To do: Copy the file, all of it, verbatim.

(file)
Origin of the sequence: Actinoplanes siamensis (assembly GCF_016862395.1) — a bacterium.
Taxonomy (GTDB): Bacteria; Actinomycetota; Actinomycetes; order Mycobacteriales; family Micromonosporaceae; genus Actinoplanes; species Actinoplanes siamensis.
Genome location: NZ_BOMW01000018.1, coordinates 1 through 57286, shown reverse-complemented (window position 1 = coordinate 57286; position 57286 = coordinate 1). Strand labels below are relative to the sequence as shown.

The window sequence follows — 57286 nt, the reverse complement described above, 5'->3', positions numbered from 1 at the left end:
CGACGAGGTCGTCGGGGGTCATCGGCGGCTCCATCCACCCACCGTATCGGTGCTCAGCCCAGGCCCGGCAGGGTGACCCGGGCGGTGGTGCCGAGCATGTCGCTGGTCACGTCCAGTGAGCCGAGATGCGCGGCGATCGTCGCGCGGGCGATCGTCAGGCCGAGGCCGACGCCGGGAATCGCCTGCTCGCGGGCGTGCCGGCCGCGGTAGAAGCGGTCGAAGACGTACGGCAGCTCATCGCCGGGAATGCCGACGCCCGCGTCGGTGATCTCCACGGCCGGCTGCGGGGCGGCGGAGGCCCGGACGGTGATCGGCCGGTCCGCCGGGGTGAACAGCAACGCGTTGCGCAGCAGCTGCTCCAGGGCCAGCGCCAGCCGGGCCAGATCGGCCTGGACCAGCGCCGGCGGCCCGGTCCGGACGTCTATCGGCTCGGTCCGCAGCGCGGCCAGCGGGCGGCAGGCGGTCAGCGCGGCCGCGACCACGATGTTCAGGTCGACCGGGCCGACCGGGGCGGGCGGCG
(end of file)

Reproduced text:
Origin of the sequence: Actinoplanes siamensis (assembly GCF_016862395.1) — a bacterium.
Taxonomy (GTDB): Bacteria; Actinomycetota; Actinomycetes; order Mycobacteriales; family Micromonosporaceae; genus Actinoplanes; species Actinoplanes siamensis.
Genome location: NZ_BOMW01000018.1, coordinates 1 through 57286, shown reverse-complemented (window position 1 = coordinate 57286; position 57286 = coordinate 1). Strand labels below are relative to the sequence as shown.

The window sequence follows — 57286 nt, the reverse complement described above, 5'->3', positions numbered from 1 at the left end:
CGACGAGGTCGTCGGGGGTCATCGGCGGCTCCATCCACCCACCGTATCGGTGCTCAGCCCAGGCCCGGCAGGGTGACCCGGGCGGTGGTGCCGAGCATGTCGCTGGTCACGTCCAGTGAGCCGAGATGCGCGGCGATCGTCGCGCGGGCGATCGTCAGGCCGAGGCCGACGCCGGGAATCGCCTGCTCGCGGGCGTGCCGGCCGCGGTAGAAGCGGTCGAAGACGTACGGCAGCTCATCGCCGGGAATGCCGACGCCCGCGTCGGTGATCTCCACGGCCGGCTGCGGGGCGGCGGAGGCCCGGACGGTGATCGGCCGGTCCGCCGGGGTGAACAGCAACGCGTTGCGCAGCAGCTGCTCCAGGGCCAGCGCCAGCCGGGCCAGATCGGCCTGGACCAGCGCCGGCGGCCCGGTCCGGACGTCTATCGGCTCGGTCCGCAGCGCGGCCAGCGGGCGGCAGGCGGTCAGCGCGGCCGCGACCACGATGTTCAGGTCGACCGGGCCGACCGGGGCGGGCGGCG